"I dance all the time. When I'm sitting down, I get trapped in an idea and lose perspective - but when I dance, my body tells me how my compositions should develop," says jazz composer Maria Schneider in a recent phone conversation from Manhattan about her new recording.
If the image of a perpetually dancing composer flies in the face of stereotypes, Schneider's art shatters many more conventional images.
With the recent release of "Allegresse," her third album on the Enja label, Schneider has earned a place of honor among the jazz composers of our time. She has been nominated twice for a Grammy, she composed a major piece ("El Viento") for Carnegie Hall in 1994, and attracted loyal listeners at a popular Manhattan jazz club in the 1990s. She also has one of the most dynamic voices in jazz.
Raised in the small town of Windom, Minn., she moved to New York in 1985 to study jazz composition. Four years later, she formed her own orchestra, with some top New York musicians.
Schneider downplays the fact that she is a woman artist in a field dominated by men. "Being a woman artist, I have a certain freedom," she says. "I'm not compared to anybody. I have freedom to exercise my quirky ways."
What she identifies as her "quirky ways" surfaces quickly when you listen to "Allegresse." There are six original, long compositions performed by her 19-piece orchestra, a group she has miraculously held together for more than a decade, a tough feat, given the harsh economic realities of the jazz business. In an astonishing fashion, Schneider melds classical music and jazz with stirring grace and sophistication.
"I've always been interested in music that's more than song, other than typical theme and variations, which jazz mostly is," she says.
Soaring orchestral textures and colors are underscored by her lush arrangements, using instruments not commonly identified with big band jazz, like the oboe and English horn. "I'm trying to take my listeners on a trip from beginning to end, so every soloist in my compositions becomes like an actor in a play who carries you to unexpected places," Schneider explains.
"Hang Gliding," the opening composition on "Allegresse," is an exquisite example of how the composer takes her listeners on a rich journey. Inspired by her first experience hang gliding during a visit to Brazil, Schneider (who describes herself as a marginal "jazz" instrumentalist and thinks of her orchestra as her instrument of choice) conducts the orchestra in the 13-minute piece, which soars dynamically with expansive energy.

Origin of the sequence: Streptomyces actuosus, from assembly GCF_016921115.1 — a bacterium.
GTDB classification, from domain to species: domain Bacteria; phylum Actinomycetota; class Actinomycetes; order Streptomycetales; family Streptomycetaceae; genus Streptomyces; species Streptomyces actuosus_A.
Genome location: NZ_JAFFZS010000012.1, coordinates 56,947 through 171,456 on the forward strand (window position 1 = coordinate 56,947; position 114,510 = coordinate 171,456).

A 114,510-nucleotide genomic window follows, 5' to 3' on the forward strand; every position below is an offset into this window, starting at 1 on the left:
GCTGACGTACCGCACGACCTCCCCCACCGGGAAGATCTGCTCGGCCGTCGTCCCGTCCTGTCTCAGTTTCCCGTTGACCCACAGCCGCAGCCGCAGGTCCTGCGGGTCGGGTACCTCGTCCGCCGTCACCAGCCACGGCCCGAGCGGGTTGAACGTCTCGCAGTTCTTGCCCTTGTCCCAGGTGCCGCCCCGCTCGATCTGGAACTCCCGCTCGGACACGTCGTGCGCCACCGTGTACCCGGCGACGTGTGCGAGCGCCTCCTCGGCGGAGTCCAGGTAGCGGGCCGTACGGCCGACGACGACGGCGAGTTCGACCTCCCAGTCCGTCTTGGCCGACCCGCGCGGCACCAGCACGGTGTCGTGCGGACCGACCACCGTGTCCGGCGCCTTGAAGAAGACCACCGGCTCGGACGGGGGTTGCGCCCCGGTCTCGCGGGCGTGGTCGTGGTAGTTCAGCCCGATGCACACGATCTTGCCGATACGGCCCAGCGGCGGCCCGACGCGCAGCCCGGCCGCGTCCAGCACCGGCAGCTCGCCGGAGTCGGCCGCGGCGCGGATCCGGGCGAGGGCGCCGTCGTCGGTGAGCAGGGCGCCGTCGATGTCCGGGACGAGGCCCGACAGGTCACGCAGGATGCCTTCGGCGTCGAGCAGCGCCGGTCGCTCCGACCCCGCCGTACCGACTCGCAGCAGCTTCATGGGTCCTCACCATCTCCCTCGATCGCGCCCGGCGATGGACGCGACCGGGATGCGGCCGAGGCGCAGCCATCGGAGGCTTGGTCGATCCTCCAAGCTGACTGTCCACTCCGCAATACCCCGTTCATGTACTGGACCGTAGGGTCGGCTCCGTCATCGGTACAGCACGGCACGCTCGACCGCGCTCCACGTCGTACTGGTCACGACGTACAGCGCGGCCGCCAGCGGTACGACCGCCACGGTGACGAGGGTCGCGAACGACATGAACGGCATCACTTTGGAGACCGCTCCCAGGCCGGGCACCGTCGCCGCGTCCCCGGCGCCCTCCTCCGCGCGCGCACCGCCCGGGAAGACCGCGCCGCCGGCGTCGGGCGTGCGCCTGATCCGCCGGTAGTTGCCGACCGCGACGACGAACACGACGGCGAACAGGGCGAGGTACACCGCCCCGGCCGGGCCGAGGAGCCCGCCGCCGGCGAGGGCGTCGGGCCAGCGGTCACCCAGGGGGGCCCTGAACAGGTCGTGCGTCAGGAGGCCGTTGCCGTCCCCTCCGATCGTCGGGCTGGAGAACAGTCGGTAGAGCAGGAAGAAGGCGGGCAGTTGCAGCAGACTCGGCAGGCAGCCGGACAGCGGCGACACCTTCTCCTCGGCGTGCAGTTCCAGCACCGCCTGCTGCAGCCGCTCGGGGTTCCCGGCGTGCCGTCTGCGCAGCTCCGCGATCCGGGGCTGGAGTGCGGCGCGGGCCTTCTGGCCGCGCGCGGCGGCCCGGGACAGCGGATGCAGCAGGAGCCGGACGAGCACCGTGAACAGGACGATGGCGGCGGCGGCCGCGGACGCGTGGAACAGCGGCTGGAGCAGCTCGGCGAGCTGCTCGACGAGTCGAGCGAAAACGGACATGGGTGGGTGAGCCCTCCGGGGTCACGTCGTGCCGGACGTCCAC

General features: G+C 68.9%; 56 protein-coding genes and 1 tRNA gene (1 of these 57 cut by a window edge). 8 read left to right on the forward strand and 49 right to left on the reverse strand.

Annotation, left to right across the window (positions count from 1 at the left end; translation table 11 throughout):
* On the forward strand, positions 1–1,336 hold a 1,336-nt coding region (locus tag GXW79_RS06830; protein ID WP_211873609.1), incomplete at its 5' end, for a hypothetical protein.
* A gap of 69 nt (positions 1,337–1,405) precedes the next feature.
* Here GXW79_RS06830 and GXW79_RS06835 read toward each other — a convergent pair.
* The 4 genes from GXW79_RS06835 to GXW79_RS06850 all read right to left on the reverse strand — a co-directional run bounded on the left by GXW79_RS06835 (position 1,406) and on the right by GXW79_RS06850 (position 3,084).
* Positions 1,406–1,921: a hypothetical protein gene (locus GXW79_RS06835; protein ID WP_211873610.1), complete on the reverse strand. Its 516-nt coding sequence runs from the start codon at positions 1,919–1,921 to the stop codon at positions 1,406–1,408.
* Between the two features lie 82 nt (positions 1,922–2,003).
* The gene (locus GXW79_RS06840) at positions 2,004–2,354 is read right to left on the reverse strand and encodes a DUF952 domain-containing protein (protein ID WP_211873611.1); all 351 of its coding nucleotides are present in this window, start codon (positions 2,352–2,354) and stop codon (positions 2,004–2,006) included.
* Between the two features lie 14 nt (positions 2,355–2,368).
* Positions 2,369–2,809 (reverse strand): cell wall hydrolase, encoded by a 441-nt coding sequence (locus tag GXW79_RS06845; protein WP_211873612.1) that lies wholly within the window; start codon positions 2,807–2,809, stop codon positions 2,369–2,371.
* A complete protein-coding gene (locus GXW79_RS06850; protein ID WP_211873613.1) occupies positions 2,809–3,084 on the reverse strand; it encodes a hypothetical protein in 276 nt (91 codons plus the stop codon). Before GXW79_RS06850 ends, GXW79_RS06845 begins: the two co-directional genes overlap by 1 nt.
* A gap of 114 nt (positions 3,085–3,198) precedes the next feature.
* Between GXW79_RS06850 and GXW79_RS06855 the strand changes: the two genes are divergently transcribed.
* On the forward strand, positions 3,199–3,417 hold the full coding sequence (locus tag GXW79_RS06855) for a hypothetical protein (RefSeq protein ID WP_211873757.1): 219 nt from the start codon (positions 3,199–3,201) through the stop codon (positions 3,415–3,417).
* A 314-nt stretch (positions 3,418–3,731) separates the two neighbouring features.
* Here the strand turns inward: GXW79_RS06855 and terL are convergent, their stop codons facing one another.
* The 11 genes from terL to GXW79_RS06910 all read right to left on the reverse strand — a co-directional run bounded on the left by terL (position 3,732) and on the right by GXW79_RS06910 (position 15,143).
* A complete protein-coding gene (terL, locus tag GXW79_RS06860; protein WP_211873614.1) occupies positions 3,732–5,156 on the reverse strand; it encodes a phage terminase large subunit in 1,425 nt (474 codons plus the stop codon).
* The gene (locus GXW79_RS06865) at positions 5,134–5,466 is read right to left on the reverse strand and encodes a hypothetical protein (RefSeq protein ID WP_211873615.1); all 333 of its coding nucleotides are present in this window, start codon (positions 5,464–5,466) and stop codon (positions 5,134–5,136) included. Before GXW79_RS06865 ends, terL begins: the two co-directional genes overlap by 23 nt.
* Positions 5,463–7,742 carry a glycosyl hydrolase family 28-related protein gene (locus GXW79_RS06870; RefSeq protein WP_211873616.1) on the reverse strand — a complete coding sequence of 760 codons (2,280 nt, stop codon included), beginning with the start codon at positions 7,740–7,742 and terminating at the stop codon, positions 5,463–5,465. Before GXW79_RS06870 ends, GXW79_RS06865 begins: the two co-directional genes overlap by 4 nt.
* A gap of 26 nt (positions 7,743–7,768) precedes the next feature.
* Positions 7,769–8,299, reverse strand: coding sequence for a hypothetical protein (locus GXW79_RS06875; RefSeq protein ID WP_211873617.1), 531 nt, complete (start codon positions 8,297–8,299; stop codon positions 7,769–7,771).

Fiery improvised solos by Rick Margitza on tenor saxophone and Greg Gisbert on flugelhorn suggest the physical dare-devil acrobatics identified with the sport.
"I want my listeners to have a physical response to my music," Schneider says.
The album's centerpiece covers different emotional terrain: cherished relationships gone awry. In spite of its somber subject matter, Schneider describes the creation of the 20-minute "Dissolution," with enthusiasm.
"It was a really great experience working on this piece, a dance piece created with the Pilobolus Dance Company. The dancers in the group would improvise to little ideas, little phrases I'd play for them on piano, explaining how I intended to orchestrate them.
"They would start improvising dances to my ideas while three choreographers would make suggestions on how the dancers could develop their moves. So as I watched the dancers improvise on my ideas, then I would start improvising myself. The final recorded work is the result of our interaction. It fits my vision of music: that it's a kind of spatial sculpture communicating between people."
The pensive and moving work "Nocturne" is inspired by the memory of her mother playing Chopin's "Nocturnes" while reflecting on her youthful romances.
Schneider is that rare composer capable of summoning the spirit of dance in symphonic and jazzy grandeur.
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